The research design is a framework or sketch designed by researchers as a research plan (research plan). Research designs that are submitted for approval to conduct research are commonly called research proposals.
There are opinions that say that the research design can also be called a research design. Between the research plan and the research design, although definitively different, they can be referred to here as part of the research design.
Before discussing further research designs, we need to agree in advance what we mean as research designs. Some researchers say that the research design can be interpreted from the side, namely in the narrow sense and in the broad sense.
In the narrow sense, the research design includes the process of collecting and analyzing data. While in the broadest sense includes the entire research process from planning to reporting. The discussion of the research design in this post will depart from understanding in a broad sense.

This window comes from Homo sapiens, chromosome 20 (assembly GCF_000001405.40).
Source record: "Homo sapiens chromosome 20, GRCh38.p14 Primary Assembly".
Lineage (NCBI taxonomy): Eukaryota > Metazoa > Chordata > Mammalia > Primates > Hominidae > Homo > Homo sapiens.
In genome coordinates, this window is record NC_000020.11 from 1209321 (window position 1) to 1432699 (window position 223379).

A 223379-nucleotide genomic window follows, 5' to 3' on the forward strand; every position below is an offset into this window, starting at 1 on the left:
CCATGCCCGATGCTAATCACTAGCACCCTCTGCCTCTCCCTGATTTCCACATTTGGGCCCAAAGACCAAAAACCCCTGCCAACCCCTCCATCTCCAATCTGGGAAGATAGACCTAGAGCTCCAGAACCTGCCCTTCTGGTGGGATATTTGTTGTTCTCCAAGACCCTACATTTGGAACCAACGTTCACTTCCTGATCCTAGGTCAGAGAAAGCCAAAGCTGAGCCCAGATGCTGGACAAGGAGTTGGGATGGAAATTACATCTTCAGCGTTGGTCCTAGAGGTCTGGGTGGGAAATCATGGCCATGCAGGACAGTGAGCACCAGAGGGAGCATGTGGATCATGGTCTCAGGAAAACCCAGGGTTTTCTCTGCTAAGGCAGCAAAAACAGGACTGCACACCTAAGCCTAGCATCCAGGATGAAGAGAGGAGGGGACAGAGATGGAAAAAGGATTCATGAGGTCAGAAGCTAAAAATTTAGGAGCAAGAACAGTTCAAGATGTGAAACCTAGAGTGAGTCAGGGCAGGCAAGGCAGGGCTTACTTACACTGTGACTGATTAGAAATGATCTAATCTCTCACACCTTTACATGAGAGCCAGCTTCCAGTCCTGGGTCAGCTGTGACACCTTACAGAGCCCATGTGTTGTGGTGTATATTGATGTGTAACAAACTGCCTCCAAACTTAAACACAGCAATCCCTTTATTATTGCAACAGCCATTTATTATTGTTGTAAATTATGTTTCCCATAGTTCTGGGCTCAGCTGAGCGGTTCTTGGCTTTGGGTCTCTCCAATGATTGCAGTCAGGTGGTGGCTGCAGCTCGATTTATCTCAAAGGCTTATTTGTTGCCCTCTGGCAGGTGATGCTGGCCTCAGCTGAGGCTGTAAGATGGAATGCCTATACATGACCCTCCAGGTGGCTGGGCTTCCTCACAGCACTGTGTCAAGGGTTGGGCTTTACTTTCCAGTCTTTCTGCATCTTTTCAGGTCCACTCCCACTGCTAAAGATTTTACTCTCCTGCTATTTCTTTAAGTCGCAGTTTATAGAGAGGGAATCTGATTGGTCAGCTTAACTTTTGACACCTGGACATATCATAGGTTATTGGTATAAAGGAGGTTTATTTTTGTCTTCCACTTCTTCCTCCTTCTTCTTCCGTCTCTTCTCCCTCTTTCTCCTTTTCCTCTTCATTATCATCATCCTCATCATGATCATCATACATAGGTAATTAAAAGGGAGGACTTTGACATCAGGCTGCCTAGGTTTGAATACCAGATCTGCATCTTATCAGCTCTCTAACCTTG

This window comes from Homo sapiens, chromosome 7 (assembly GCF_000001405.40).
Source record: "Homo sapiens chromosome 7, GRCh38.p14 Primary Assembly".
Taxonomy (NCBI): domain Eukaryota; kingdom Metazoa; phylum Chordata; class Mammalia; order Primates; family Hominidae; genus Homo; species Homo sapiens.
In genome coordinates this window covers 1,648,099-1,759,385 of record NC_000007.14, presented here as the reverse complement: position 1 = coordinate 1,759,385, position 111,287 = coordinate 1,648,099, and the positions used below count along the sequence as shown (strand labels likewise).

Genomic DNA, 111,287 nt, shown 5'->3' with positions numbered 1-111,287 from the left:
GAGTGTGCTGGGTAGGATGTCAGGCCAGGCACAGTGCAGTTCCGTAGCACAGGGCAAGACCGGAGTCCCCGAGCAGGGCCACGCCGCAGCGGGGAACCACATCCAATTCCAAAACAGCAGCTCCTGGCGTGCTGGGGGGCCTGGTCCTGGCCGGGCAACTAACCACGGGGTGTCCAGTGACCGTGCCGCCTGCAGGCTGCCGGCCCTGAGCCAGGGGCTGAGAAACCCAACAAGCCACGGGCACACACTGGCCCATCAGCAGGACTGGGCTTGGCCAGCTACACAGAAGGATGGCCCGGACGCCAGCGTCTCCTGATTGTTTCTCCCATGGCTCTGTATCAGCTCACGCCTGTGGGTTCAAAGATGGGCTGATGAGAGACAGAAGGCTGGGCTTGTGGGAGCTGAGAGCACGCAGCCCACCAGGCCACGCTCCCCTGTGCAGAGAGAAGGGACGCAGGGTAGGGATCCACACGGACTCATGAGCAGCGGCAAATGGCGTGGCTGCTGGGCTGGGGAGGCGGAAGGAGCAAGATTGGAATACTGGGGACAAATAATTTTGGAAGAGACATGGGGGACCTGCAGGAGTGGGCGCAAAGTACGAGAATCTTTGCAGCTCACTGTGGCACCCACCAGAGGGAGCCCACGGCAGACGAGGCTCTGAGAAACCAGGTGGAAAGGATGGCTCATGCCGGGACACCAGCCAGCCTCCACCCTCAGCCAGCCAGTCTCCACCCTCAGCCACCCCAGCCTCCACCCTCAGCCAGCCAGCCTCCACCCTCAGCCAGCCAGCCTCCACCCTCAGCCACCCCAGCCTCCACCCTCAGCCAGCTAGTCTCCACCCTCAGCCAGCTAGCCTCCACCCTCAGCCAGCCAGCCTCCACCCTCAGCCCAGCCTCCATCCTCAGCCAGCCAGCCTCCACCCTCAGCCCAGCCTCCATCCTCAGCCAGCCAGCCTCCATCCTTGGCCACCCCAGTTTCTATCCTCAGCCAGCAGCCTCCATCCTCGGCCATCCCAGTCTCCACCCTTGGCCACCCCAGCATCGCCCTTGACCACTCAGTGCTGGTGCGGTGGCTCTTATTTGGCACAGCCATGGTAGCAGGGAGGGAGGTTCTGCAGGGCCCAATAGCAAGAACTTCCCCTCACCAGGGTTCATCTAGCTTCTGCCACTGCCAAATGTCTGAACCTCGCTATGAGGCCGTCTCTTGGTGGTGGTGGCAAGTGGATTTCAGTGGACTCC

Definition of research design
As mentioned above, the research design can be defined as a specific sketch or framework designed by researchers that describes the overall research process plan.
The reader may refer to it as a research plan or research design, provided that what is meant here is the same as the definition above. I deliberately do not dispute the definition between design, plan, and research design because in several lectures on research methods, teachers often use them interchangeably.
Because the definition we use is broad in its definition, the research design that will be presented here will cover the overall research framework. A brief explanation will accompany each framework in order to assist the reader in designing the research design.

Research design framework
The following is a framework or sketch of a commonly used research design:
Research title
Formulation of the problem
Research objectives and benefits